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2006-06-21 12:57   来源:       我要纠错 | 打印 | 收藏 | | |


  1.       内容:词汇(二)

  2.       词汇:近义词判断


  They Need Your DNA

  Should scientists who take blood and tissue samples for research be allowed to use them for other studies without permission? Will the original donors care if they do?

  Getting the answer right is a big deal for geneticists who are beginning to link diseases to genes in the newly sequenced human genome. Respecting the wishes of blood and tissue donors is critical. Make a mess of it and we jeopardize the hunt for the next generation of treatments.

  One group of indigenous people in British Columbia is feeling particularly let down. Members of the Nuu-chah-nulth claim research was done on their blood without their consent. They are angry, and want their samples back.

  In the 1980s Nuu-chah-nulth gave permission for a researcher from the University of British Columbia to take blood samples for a study into the genetics of an unusual form of arthritis. But they claim the same samples were used again without their consent for a different study. The researcher, Ryk Ward, now at the University of Oxford, says samples are often retained for potential further research. But he promises to destroy blood serum for anyone who withdraws their consent.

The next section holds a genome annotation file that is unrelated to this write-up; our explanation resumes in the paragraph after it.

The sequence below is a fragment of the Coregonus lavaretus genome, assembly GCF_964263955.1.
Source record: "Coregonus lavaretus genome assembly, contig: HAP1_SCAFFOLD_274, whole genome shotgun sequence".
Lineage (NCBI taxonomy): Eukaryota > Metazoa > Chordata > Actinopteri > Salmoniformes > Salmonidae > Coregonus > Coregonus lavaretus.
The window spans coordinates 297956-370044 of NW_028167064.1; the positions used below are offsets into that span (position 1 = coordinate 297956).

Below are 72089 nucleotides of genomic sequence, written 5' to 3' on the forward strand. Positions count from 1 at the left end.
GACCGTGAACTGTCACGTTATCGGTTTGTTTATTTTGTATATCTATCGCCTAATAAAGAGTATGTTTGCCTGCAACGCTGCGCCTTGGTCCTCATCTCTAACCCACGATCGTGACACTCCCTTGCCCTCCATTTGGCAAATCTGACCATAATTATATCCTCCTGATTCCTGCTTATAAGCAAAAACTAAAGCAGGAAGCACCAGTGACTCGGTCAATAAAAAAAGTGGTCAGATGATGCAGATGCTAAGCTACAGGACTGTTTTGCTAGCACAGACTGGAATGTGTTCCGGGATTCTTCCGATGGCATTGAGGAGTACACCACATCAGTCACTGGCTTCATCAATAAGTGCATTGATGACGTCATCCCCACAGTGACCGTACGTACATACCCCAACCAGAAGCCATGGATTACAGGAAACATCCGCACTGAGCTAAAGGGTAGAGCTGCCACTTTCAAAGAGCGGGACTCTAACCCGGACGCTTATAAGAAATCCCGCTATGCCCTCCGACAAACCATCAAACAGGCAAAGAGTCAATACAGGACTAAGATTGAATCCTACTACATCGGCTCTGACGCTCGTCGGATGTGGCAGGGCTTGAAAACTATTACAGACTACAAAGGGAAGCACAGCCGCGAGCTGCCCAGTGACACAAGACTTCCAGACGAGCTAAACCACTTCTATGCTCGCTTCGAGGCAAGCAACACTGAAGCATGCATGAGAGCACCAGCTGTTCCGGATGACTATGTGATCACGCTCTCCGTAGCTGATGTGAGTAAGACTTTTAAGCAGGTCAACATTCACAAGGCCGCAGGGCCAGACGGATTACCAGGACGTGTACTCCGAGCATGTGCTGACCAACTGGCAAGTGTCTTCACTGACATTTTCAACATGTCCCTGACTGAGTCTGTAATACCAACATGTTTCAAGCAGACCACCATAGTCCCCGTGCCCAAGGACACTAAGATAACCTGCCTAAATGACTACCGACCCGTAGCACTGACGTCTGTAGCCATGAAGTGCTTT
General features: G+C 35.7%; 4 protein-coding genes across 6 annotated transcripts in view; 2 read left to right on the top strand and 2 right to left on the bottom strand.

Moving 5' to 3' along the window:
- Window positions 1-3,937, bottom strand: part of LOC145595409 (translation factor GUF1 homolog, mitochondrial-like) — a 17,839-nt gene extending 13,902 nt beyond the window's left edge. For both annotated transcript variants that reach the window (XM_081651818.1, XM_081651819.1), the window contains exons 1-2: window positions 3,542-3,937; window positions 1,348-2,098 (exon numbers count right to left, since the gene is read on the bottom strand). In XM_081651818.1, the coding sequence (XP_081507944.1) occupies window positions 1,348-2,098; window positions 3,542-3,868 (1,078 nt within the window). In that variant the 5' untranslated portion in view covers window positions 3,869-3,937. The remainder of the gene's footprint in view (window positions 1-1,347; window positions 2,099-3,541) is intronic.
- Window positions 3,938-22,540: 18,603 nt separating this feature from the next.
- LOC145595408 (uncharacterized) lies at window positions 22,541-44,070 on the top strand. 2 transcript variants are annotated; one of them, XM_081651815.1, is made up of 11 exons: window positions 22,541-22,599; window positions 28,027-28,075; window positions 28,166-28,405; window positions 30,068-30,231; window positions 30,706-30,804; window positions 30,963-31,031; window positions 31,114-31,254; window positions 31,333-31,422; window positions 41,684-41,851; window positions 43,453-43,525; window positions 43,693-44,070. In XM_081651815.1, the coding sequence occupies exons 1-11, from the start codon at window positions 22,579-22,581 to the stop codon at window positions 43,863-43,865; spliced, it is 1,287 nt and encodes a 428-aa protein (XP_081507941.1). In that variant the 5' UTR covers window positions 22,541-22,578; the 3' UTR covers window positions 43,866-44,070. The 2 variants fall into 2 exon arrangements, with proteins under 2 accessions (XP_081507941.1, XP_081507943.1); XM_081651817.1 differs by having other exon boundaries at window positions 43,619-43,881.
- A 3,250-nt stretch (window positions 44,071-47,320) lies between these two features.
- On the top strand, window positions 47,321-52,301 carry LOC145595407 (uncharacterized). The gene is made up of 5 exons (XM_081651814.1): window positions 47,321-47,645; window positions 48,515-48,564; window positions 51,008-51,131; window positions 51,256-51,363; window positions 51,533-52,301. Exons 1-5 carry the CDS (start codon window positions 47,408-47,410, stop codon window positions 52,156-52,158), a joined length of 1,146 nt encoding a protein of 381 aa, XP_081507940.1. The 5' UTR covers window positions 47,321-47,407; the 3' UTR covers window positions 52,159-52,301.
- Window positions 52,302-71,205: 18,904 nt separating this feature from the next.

Researchers who routinely use genetic samples in their work, take note: the Nuu-chah-nulth's reaction could be a taste of things to come.

  Why? Volunteers all over the world are being asked to donate DNA for research. In some cases, the nature of the research is specified on consent forms that volunteers sign. But in others it isn't. And on the whole, researchers would prefer to avoid the hassle (持久的争论) of tracing people every time they want to use a blood sample

  In the US, guidelines drawn up by the government and the National Bioethics (生物伦理学) Advisory Commission, declare that people donating DNA for research have to be told what their sample will be used for. However, "secondary use" of genetic material is treated mostly as a privacy issue. If individuals aren't identified by the new research, they don't need to be consulted, or even informed.

  It's slightly different in Britain. The Medical Research Council and the Welcome Trust are drawing up plans to collect DNA from 500,000 people for a study linking genes and lifestyle with disease. The researchers planning the study say they will specify broad uses the DNA will be put to. But that with consent the samples may be used for other disease associations which cannot be anticipated now.

  Some volunteers will be perfectly happy with either of these approaches. They've given their DNA for research and as far as they're concerned, that's all they want to know. But others may be more troubled, particularly indigenous people, with their long history of exploitation at the hands of Europeans.

  Clearly people have the right to decide how their own genetic material will be used and it doesn't have to be a bureaucratic nightmare (恶梦). Volunteers could simply tick a box on the consent form if they want to know what their DNA is intended for. Or they could be asked to specify areas of research they don't want to be part of, such as studies on alcoholism, race, or intelligence.

  If they object, they must have the right to withdraw.

  New Words

  permission [pE5miFEn] n. 允许